Automotive Electronic ComponentsAdmit it or not, we all love the new creature comforts of our modern day cars, all of which have become increasingly sophisticated. Those seat warmers in the cold of winter, the climate control in mid summer, the air suspension on those bumpy roads, the infotainment systems with integrated GPS so that we never get lost again; and the on-board video player for those times we had to patiently sit and wait in our cars for our loved ones. ECU controlled fuel injection put an end to idling the car in the morning to get it to the appropriate operating temperature. Power steering and assisted parking makes both driving and parking a breeze. ABS and traction controls ensures that your car stops and corners without incident. Not to mention cruise control, the increased horsepower, the additional safety features and the overall improved spatial comforts. And the list goes on. All of this was made possible by electronics, in the name of safety. Safety in the form of Safety Restraint Systems (SRS), Front and side airbags, early crash sensors and active front seat head restraints, to mention but a few.
On-Board ModulesElectronic engine management systems, carputer modules, telematic systems and other electrical components constitutes a sizeable percentage of our cars, collectively affording us the aforementioned comforts and conveniences. Besides, modern cars are loaded with code; and the number of electrical components in modern cars are on the rise, constantly and consistently increasing in number, and their failure can more often than not affect our driving safety. These electronic components can easily malfunction, either due to water ingress during wet weather conditions, or due to excessive vibration due to bad road surfaces, or just through general wear and tear. Most of these components are cheap and relatively easy to repair and replace but isolating the correct one can sometimes be trying. In a nutshell, modern day cars are seriously complicated, since they are not just computers on wheels but entire computer networks on wheels. Be that as it may, it is a well known fact that computers do crash, software have glitches and networks go off-line.
How safe is safe?But, the million dollar question remains; are these electronic devices really safe or are they as safe as the car manufactures would like us to believe they are. How safe is it when you're overtaking on a single lane highway at 100km per hour and the car goes into 'limp mode' or the engine just switches off and refuses to restart? How safe is it when the steering wheel airbag explodes directly into your face for absolutely no reason? Its air pressure wave that's louder than a gun, is bound to temporarily deafen you and the smoke enveloping you would certainly disorientate you. These factors can contribute to you loosing control of the car through no fault of your own or even loose your life.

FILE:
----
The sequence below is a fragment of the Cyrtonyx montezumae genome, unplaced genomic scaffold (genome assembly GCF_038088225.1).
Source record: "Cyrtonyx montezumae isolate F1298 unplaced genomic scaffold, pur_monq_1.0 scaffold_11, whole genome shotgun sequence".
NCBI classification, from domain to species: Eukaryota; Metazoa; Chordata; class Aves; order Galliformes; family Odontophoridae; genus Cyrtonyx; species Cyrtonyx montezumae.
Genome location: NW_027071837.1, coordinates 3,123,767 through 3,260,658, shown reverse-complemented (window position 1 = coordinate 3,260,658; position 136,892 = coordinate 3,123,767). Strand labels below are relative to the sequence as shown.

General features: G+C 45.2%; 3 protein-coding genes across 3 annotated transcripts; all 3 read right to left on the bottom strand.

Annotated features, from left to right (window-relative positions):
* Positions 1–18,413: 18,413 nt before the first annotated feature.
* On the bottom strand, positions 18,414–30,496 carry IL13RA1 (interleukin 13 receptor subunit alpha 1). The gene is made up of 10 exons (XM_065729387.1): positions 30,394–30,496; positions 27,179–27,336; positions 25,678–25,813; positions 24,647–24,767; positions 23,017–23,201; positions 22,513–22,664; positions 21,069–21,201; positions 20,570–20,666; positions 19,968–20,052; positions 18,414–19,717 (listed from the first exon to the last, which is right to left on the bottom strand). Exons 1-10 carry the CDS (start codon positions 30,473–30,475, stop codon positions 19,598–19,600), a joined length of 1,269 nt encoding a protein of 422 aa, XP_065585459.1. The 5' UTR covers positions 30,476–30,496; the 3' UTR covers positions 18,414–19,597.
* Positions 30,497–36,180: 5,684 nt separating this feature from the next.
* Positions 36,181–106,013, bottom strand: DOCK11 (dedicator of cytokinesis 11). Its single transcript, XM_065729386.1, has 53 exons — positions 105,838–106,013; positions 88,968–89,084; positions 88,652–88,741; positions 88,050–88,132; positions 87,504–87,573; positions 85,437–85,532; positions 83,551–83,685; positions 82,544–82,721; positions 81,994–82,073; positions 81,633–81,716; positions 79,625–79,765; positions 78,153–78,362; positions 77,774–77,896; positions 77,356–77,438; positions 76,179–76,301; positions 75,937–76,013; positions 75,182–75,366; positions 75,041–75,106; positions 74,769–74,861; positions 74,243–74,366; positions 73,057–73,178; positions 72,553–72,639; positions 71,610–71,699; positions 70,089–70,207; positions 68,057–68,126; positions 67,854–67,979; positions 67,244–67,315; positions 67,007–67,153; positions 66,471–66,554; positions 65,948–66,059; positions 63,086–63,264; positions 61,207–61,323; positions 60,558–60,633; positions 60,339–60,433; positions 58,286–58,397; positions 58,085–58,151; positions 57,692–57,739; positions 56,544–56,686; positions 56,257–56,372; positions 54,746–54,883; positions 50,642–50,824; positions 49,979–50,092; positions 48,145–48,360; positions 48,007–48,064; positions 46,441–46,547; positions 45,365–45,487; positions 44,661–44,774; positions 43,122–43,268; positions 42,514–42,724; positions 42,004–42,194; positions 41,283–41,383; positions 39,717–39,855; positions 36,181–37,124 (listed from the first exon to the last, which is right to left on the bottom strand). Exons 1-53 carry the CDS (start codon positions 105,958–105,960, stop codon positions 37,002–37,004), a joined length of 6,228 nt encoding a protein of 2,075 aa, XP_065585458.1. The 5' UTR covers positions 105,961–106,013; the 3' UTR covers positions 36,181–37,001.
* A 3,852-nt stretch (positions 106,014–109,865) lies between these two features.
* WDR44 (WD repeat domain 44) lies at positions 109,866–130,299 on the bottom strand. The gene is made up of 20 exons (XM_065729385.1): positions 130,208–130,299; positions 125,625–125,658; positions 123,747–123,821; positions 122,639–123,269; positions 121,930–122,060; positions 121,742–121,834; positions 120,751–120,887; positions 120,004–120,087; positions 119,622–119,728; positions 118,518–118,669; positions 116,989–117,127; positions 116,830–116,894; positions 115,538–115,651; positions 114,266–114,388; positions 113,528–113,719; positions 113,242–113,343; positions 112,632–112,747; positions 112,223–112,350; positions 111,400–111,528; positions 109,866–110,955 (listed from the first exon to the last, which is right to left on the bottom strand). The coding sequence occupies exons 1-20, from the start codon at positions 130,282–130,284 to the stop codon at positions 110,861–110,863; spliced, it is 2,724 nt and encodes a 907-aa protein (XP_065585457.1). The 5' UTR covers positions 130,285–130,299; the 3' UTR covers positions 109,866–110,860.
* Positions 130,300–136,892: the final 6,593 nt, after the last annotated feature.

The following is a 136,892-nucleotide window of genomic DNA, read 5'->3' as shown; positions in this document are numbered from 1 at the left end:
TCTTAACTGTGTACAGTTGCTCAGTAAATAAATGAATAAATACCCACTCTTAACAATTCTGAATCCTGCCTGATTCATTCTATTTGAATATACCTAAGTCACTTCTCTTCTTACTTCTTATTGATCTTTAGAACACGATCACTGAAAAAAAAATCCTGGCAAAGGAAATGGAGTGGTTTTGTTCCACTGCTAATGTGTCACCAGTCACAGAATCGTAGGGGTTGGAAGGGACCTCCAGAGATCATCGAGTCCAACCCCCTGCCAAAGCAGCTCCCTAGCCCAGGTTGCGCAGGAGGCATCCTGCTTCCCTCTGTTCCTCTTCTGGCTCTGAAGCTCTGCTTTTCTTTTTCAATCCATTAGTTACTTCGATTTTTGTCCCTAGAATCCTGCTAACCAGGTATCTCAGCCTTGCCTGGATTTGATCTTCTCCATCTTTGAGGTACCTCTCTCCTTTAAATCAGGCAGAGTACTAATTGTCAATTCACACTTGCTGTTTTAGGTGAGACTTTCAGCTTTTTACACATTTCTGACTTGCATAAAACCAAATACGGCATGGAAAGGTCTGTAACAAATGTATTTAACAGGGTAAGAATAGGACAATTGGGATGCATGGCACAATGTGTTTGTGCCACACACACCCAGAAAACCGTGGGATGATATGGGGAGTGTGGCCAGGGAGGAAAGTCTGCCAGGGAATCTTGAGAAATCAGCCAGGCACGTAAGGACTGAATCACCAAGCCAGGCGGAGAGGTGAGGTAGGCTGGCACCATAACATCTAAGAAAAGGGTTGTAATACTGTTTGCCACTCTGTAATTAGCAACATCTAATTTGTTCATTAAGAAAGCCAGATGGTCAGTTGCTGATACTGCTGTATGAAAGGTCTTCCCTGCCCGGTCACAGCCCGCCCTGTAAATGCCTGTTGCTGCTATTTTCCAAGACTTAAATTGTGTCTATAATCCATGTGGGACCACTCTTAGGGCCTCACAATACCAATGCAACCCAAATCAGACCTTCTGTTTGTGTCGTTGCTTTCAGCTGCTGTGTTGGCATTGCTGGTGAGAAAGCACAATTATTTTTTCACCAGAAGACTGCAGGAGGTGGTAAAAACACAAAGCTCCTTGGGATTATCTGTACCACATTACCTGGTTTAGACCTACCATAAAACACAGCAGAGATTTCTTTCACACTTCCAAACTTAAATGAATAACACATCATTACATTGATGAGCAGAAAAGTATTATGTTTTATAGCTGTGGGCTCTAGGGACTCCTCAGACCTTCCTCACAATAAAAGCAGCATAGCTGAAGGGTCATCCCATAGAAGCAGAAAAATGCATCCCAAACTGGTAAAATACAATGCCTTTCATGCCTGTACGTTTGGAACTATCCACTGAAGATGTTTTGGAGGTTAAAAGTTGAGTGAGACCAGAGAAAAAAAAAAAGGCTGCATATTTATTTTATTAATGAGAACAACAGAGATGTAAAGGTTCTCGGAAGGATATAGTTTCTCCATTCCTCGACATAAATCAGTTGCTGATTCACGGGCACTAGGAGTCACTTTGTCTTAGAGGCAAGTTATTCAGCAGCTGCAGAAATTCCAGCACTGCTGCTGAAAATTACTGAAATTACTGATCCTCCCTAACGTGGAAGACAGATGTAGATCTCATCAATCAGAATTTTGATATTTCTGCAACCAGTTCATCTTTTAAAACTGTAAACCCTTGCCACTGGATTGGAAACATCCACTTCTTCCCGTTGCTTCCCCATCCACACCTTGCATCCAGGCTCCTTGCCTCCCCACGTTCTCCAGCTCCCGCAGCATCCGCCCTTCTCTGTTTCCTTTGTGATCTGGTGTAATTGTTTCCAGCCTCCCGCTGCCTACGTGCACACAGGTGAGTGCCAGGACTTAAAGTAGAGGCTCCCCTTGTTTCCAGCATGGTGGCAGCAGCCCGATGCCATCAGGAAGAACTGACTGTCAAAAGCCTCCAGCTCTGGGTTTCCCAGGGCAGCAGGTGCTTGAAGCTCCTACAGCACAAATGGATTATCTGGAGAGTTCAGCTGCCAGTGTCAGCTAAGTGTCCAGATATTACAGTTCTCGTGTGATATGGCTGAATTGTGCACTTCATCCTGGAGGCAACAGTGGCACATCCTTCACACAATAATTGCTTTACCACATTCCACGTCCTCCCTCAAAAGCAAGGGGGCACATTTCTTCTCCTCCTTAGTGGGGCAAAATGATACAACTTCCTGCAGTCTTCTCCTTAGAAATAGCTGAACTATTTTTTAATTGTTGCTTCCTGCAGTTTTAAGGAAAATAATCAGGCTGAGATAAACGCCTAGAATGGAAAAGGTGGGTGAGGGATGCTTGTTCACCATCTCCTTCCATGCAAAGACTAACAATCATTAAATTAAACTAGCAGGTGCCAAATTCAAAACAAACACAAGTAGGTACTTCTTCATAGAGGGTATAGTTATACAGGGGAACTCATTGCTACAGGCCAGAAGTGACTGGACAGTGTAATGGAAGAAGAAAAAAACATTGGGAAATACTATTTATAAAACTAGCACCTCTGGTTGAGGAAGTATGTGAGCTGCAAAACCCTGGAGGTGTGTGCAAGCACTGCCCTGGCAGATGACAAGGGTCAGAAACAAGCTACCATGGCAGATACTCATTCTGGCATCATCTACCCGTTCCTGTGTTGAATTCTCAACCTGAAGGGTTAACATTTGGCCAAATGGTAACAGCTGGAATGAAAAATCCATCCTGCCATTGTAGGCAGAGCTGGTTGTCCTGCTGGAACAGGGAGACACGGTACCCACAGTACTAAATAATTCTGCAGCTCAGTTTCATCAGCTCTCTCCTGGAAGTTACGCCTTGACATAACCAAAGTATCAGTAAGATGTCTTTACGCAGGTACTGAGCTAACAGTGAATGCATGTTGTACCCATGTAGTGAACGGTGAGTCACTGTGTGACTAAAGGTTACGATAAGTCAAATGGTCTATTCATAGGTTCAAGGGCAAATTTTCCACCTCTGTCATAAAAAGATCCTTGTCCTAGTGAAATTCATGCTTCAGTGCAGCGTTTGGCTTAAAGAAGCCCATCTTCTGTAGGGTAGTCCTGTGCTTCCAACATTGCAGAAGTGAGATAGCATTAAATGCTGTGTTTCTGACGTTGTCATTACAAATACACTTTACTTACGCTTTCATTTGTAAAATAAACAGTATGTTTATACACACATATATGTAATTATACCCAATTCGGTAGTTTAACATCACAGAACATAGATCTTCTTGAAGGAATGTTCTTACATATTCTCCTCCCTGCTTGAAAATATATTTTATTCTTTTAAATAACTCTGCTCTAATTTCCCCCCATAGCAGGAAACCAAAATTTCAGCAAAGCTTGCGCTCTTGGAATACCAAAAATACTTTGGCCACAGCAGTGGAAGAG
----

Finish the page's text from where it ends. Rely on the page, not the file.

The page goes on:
How safe is it when you suddenly and momentarily loose steering control at high speed or whilst driving in fast moving traffic when your car doesn't react to your steering direction? Or, how safe is it when your steering wheel suddenly goes stiff when turning (temporary loss of power steering)? How safe is it when your car randomly starts to jerk and switches off on a deserted road at night?
How safe is your VW really, considering certain Jetta, Golf and Audi A3 models are being recalled for fuel leaks that can cause potential engine fires. Case in point, German supplier Continental Automotive GmbH has been supplying fuel tank polymer flanges that crack to five OEM parts supply companies at least 11 auto makers, VW, Audi and Porsche included. What this means is that
there are millions of cars of all makes and models that may have leaking fuel issues as we speak.
Electrical sub systemsAs mentioned above, modern cars, can have as many as 200 small embedded electronic control units, better known as (ECUs). Each module is in fact a fully fledged computer in its own right, overseeing one subsystem. Collectively they have several functions, ranging from controlling the engine and or transmission, to controlling the immobilizer, to controlling the air bags, to unlocking doors, to controlling the radio, to managing the ABS, to managing the cruise control and such like.